In 2013, the American Medical Association voted to label obesity as a disease, despite the fact that its own expert panel recommended against it. That same year, a meta-analysis of 97 studies, including more than 2.88 million individuals and more than 270,000 deaths (can we just get a collective “wow” for what a huge dataset that is?!), confirmed that class 1 obesity overall was not associated with higher mortality, and that overweight was associated with significantly lower all-cause mortality, compared to normal-weight individuals. Given that a BMI of 25 to 30 is associated with the lowest mortality, shouldn’t we redefine this as normal weight or healthy weight?! One interpretation of this data is that we have an epidemic of underweight, rather than epidemic of obesity (not to mention how this terminology pathologizes obesity despite the lack of scientific rationale for doing so, but I digress).

Studies now show that medical discrimination against overweight and obese people is a major problem. A 2017 analysis paints a disconcerting picture that aligns with my own experiences. When overweight and obese people go to the doctor, they’re likely to have their symptoms attributed to their weight, without diagnostics being performed, and instead be counseled (with more than a sprinkling of fat-shaming microaggressions) to lose weight. These common experiences lead overweight patients to delay seeking healthcare in order to avoid the stress of interacting with disrespectful and dismissive healthcare providers. The combination of assumptions by healthcare providers and hesitancy to seek medical care by overweight individuals leads to less preventative medicine than normal-weight individuals, as well as higher levels of undiagnosed or misdiagnosed health conditions. For example, a 2006 study of more than 300 autopsy reports found a 1.65X increased likelihood of obese patients, relative to normal-weight patients, having a significant undiagnosed medical condition (e.g., endocarditis, ischemic bowel, lung carcinoma), misdiagnosis, or inadequate healthcare that may have contributed to their death. It’s not that obesity increased the risk of these medical conditions, but rather that it increased the risk of dying from them due to inadequate healthcare.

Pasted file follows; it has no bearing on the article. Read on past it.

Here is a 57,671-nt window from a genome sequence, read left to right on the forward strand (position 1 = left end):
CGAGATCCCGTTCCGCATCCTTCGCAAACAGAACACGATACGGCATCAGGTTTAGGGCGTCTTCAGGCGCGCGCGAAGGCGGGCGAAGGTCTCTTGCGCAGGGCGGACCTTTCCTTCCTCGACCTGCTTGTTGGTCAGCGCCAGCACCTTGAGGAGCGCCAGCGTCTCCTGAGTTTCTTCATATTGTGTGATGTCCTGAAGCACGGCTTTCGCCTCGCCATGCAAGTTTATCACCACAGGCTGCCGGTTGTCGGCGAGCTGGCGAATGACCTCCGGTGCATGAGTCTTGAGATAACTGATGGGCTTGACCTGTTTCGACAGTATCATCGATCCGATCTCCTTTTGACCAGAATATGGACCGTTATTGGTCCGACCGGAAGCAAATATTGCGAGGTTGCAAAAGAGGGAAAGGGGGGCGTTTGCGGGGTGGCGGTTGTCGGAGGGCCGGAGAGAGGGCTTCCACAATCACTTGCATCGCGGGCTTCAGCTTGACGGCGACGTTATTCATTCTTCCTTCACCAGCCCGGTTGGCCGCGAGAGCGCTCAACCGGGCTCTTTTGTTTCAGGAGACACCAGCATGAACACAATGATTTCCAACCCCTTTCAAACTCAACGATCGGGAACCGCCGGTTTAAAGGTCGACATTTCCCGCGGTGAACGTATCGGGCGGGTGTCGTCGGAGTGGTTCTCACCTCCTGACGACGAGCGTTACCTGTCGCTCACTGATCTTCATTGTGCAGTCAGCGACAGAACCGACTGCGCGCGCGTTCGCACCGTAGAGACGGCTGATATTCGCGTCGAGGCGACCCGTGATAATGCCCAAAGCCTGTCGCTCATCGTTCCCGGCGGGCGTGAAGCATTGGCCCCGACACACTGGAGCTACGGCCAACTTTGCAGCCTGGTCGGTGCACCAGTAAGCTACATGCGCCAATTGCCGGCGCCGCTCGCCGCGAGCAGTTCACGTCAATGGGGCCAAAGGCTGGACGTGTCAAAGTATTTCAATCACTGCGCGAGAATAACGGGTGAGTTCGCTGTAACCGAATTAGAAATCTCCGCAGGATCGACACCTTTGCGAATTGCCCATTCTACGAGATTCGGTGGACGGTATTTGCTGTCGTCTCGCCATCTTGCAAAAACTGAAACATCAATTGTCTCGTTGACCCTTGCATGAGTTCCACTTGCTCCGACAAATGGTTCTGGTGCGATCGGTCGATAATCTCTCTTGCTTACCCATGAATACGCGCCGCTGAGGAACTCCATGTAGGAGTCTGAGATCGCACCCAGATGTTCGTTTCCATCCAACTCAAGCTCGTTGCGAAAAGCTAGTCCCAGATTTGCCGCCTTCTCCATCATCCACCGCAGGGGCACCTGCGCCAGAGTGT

The most common prescription for weight loss is dieting despite the fact that it has long been known that the majority (77%) of people who lose weight gain all the weight back (and often more) within five years.

Adapted from Am J Clin Nutr 2001;74(5):579–584.

This can be attributed to the concurrent rise in ghrelin (which increases hunger, see The Hormones of Hunger) and drop in basal metabolic rate that occur when we lose weight, especially quickly, which effectively means that the more weight someone loses, the more willpower they need to continue to maintain a caloric deficit. If losing weight makes us healthier, why does the body fight so hard against it? Even more problematic is yo-yo dieting because during weight loss, the body loses some muscle mass as well as body fat, but during the weight regain phase of yo-yo dieting, fat is regained more easily than muscle. The net effect is that yo-yo dieters have a greater risk for type 2 diabetes, cardiovascular disease, and non-alcoholic fatty liver disease than if they simply remained overweight or obese, in addition to having an increased risk of depression and eating disorders. See TPV Podcast Episode 353: Beach Body Yo-Yo